Serious side to the funny business of being funny

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Oscar Wilde… “Some cause happiness wherever they go; others whenever they go.”

“Wit is said to be the ability to say or write things that are clever, unexpected and funny,” says CLIVE WILLIAMS in a column he’s written for a laugh…

WIKIPEDIA tells us that wit is a form of intellectual humour, and “a wit” is someone skilled in making witty remarks.  

Author Clive Williams.

Oscar Wilde was famous for his clever witticisms, such as: “Be yourself; everyone else is already taken” and “Some cause happiness wherever they go; others whenever they go.” 

W Somerset Maugham was well known for them too: “At a dinner party one should eat wisely but not too well, and talk well but not too wisely.” Our own Paul Keating was a master of the witty sarcastic comment, as in: “He is simply a shiver looking for a spine to run up”. 

According to the “Oxford Dictionary”: “Humour” is the quality of being amusing or comic, especially as expressed in literature or speech. Some countries and ethnicities are said to share a similar sense of humour, including Australia, France, Ireland, Russia, the UK, US – and Jewish people in general.  

Online dating website eharmony (operating in Australia, Canada, the UK and US) has tried to match up partners taking into account their sense of humour. In the process they came up with nine types of humour. 

The first was “physical humour”. This included slapstick humour of the kind where someone often gets hurt doing something stupid – most of “Australia’s Funniest Home Videos” seem to fall into this category. Judging by Japanese television shows they find this kind of humour very funny as well. 

“Self-deprecating humour” is a favourite with comedians. When I was in Defence, I always used to tell a joke to relax an audience before doing a long presentation. With the arrival of ultra-political correctness in the 1980s the safest option was to tell a joke against oneself.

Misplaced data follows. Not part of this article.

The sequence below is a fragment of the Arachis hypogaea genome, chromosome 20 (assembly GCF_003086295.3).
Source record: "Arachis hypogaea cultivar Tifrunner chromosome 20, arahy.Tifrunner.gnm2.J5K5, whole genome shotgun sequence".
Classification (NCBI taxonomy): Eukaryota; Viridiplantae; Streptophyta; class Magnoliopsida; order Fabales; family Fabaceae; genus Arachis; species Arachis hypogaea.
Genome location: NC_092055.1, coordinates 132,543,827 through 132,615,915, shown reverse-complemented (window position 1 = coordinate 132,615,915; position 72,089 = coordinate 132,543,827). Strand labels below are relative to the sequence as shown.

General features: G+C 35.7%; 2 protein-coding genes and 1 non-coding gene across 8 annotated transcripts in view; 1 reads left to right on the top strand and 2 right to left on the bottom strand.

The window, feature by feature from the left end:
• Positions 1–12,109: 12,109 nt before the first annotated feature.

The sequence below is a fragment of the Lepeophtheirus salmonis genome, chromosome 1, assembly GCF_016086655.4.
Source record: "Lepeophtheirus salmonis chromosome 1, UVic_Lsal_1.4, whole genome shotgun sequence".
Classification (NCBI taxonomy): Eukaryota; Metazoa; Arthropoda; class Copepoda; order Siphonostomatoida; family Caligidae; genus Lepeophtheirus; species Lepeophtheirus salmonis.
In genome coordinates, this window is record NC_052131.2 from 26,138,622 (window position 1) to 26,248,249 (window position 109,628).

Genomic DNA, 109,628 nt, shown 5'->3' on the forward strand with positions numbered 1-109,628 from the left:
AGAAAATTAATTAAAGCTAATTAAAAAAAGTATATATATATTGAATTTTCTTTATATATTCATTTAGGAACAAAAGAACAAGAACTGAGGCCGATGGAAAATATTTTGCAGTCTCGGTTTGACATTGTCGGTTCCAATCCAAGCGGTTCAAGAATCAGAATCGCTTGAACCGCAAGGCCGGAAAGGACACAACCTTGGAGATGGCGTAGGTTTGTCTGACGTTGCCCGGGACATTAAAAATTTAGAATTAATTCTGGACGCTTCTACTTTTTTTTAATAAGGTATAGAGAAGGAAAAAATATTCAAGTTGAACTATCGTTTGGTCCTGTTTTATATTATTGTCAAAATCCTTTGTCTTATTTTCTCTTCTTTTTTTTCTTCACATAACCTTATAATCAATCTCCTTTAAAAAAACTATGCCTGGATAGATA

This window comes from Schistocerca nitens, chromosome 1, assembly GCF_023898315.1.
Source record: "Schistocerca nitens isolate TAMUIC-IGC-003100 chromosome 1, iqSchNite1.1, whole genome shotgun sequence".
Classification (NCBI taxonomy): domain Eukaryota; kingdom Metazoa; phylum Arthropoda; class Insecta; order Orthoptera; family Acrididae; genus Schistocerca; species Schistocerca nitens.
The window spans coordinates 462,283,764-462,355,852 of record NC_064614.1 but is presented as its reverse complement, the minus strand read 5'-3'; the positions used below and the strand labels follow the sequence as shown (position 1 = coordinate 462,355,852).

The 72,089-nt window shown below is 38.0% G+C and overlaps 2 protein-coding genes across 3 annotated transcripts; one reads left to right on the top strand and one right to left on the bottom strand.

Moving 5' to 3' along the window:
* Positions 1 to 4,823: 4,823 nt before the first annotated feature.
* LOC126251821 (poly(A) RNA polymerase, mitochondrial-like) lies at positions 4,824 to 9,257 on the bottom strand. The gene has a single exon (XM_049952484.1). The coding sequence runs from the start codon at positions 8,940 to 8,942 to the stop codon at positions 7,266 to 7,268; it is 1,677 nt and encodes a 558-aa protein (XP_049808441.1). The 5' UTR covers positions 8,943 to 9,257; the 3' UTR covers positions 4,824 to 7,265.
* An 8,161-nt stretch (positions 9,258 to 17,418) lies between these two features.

“Surreal humour” is the kind of humour featuring illogical events, absurd situations or nonsensical themes. Examples of this on television were “Monty Python”, “Black Books” and “Blackadder”. One well-known Monty Python skit featured John Cleese from the “Ministry of Silly Walks”. Another was a salesman trying to convince a customer that a dead parrot was in fact asleep. 

“Improvisational humour” is where the person makes up jokes spontaneously. Many comedians have to work at being funny but Scottish comedian Billy Connolly was naturally funny and a master of improvised humour. Two off-the-cuff remarks were: “My definition of an intellectual is someone who can listen to the ‘William Tell Overture’ without thinking of the Lone Ranger” and “The great thing about Glasgow is that if there’s a nuclear attack it’ll look exactly the same afterwards.” 

“Wordplay humour” is obviously a play on words, sometimes due to inadvertent mistakes, as in these church notices: “Remember in prayer the many who are sick of our church and community” and “Potluck supper Sunday at 5pm – prayer and medication to follow”.